RM’s Girl Up plans to launch menstrual equity campaign
April 13, 2020
The RM SGA has recently partnered with the Girl Up organization to launch the school’s first ever menstrual equity drive. The planned menstrual campaign is three pronged, consisting of a menstrual products drive, a circulating student petition that would be sent to the Maryland State House in support of House Bill 208 and a letter writing station where students can write to their delegate or senator in the State House to advocate for House Bill 208. The campaign was originally scheduled to take place from March 16 – March 20, though it has been postponed indefinitely due to the ongoing corona break.
Originally created by the United Nations, Girl Up is a global organization that works to eliminate the opportunity and achievement gap between genders. At their first February meeting, Girl Up members decided to launch a project targeting menstrual equity. “[The project] seeks to provide an opportunity for students to voice their support for menstrual equity and to create a positive opportunity for small-scale menstrual equity at RM,” sophomore Uma Fox said. With the help of schoolwide president Claire Gelillo, the SGA became a contributing partner to the campaign.
Within the next few weeks, the project team was assembled, (consisting of Sabrena Carver, Uma Fox, Claire Gelillo, Rachel Lacoretz, Hana O’Looney, Lucy Meyer, Isabelle Scholes-Young and Ita Teta,) and the project proposal was sent to administration. The menstrual equity campaign is advocating for equal access to menstrual hygiene products by ensuring the accessibility of these products for girls in all schools. “The menstrual product drive was to make a statement that [menstrual equity] is so important and essential, that if our state government wouldn’t do so, we [would] step up and take matters into our own hands,” junior Rediet Ghebrehiwet said.
Over the course of the drive, SGA members plan to collect pads and tampons on Main Street during lunch. The week following the campaign, all donated products will be allocated in school bathrooms for use by all girls. There will be a product basket in at least one bathroom per floor.
Students are welcome to replenish the supply if they have extra products as well. “We understand that relying on student donations is not a sustainable model, nor should we have to do this on our own,” junior Claire Gelillo said. “That is why we will also have a petition circulating the school for students to sign imploring the Maryland state legislature to pass a bill requiring free menstrual products in at least two bathrooms per Maryland public school.”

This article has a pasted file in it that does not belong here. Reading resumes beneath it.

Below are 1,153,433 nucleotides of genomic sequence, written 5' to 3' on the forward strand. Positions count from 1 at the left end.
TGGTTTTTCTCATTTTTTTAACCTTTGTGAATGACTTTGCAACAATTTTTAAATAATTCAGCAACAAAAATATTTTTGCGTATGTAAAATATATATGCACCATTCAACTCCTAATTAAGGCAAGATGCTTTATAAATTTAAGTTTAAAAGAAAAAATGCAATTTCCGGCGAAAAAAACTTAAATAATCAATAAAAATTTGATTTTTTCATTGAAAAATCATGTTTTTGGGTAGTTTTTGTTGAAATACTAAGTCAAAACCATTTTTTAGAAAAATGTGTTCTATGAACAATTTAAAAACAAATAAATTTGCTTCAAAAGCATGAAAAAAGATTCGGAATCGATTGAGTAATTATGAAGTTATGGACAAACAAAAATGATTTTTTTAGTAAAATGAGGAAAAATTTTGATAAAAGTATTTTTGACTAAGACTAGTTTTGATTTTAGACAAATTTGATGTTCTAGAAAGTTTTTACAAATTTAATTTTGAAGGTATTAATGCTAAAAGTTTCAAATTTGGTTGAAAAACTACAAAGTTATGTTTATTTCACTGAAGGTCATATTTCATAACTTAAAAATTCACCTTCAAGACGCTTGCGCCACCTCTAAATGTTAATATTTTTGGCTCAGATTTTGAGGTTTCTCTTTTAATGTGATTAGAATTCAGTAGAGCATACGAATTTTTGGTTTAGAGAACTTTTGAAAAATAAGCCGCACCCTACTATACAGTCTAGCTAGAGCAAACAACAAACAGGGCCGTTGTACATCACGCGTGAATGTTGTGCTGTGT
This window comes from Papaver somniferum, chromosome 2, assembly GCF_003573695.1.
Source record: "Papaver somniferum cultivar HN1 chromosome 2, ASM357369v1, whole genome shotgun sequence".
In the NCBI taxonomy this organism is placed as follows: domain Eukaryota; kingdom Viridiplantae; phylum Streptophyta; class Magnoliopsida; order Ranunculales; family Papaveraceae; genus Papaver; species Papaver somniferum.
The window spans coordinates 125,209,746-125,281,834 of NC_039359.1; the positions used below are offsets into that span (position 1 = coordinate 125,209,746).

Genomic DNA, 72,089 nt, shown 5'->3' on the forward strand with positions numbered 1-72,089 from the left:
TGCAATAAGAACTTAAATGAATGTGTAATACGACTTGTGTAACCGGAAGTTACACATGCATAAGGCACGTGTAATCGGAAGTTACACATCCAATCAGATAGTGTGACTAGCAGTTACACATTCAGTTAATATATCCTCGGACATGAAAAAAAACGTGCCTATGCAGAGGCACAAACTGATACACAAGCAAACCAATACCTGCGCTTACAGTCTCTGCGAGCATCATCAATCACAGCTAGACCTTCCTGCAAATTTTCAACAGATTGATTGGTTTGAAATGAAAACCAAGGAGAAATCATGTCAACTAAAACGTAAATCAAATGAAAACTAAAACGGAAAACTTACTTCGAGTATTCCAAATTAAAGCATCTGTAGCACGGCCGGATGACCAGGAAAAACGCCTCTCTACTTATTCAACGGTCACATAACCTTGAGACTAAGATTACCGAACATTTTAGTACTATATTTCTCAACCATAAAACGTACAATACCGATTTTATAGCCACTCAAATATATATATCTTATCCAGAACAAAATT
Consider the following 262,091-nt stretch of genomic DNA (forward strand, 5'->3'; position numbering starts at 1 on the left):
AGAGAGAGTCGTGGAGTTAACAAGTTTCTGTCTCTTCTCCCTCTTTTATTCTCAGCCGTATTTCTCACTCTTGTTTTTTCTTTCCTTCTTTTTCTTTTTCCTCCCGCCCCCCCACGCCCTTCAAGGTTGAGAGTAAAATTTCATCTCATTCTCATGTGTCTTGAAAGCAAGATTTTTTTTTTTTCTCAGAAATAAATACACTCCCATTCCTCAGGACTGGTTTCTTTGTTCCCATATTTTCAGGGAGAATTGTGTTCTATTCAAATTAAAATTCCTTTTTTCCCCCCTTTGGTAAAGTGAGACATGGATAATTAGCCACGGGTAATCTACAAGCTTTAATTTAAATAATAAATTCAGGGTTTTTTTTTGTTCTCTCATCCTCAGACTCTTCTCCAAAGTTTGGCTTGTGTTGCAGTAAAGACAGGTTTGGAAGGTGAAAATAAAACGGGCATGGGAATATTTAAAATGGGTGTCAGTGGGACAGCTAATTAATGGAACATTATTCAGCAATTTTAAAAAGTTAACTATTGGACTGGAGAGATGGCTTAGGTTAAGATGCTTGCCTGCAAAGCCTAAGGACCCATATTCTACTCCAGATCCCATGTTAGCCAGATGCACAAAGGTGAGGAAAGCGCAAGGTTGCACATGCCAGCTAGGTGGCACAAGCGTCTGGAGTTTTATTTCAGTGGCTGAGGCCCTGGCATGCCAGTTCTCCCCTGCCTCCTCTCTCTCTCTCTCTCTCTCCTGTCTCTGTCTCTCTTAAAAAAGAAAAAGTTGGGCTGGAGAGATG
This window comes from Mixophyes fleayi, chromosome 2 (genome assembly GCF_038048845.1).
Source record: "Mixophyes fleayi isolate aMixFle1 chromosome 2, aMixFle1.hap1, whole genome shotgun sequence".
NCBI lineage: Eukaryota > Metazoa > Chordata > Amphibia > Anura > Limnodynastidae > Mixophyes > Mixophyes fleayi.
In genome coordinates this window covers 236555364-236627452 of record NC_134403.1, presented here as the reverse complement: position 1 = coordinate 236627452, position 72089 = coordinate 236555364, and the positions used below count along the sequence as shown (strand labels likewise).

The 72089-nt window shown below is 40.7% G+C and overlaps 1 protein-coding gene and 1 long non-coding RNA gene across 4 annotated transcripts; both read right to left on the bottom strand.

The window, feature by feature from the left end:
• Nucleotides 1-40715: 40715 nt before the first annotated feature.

The petition will be in favor of Maryland House Bill 208, a bill advocating for the availability of free menstrual products in all Maryland school bathrooms. “Each county board of education [will] ensure that each public school provide[s], at no charge to students, menstrual hygiene products via dispensers in the restrooms at the school,” the bill writes. The campaign is additionally planning to host letter writing on Main Street to further support the passing of House Bill 208.
“Unfortunately, the bill that would have provided free menstrual products in schools died in the house this year. However, students should call or write to their state delegates and senate offices to voice their support for freed menstrual hygiene products in schools… to advocate for its re-creation next year,” Fox said. Students will have the opportunity to do so on Main Street during the equity campaign.
A number of student advocates believe that the inaccessibility of menstrual products is a detrimental problem in the modern world. “Menstrual equity is long overdue. It’s crazy that I even have to say it, but menstruation is a bodily function like any other. We don’t need to bring our own toilet paper to school. It should be the same with pads and tampons,” Gelillo said.
“We’ve all been in the position where we did not have a pad or tampon and had to miss class time to find those products. [Sometimes we] are left with no choice but to use the ones in the nurse’s office, which means missing 10+ minutes of class time. That’s not okay or fair,” Ghebrehiwet said.
Proponents of menstrual equity also believe that the topic should be more widely discussed. “Around the world, people who menstruate continue to face the inaccessibility of menstrual hygiene products. This reality results in vast educational, career, and medical losses, all due to the unequal treatment of menstrual hygiene products as a luxury. [Thus,] it is necessary for people to advocate for accessible, affordable menstrual hygiene at a global, national, and local level,” Fox said.
“The road here has been confusing, frustrating, but most of all, inspiring. Confusing because this isn’t something we should have to be asking for and addressing in 2020. Frustrating because the Maryland bill has died two years in a row. Inspiring because despite it all, we are coming together to call out an injustice and doing everything in our power to solve it. We need menstrual equity. We can and should demand more,” Gelillo said.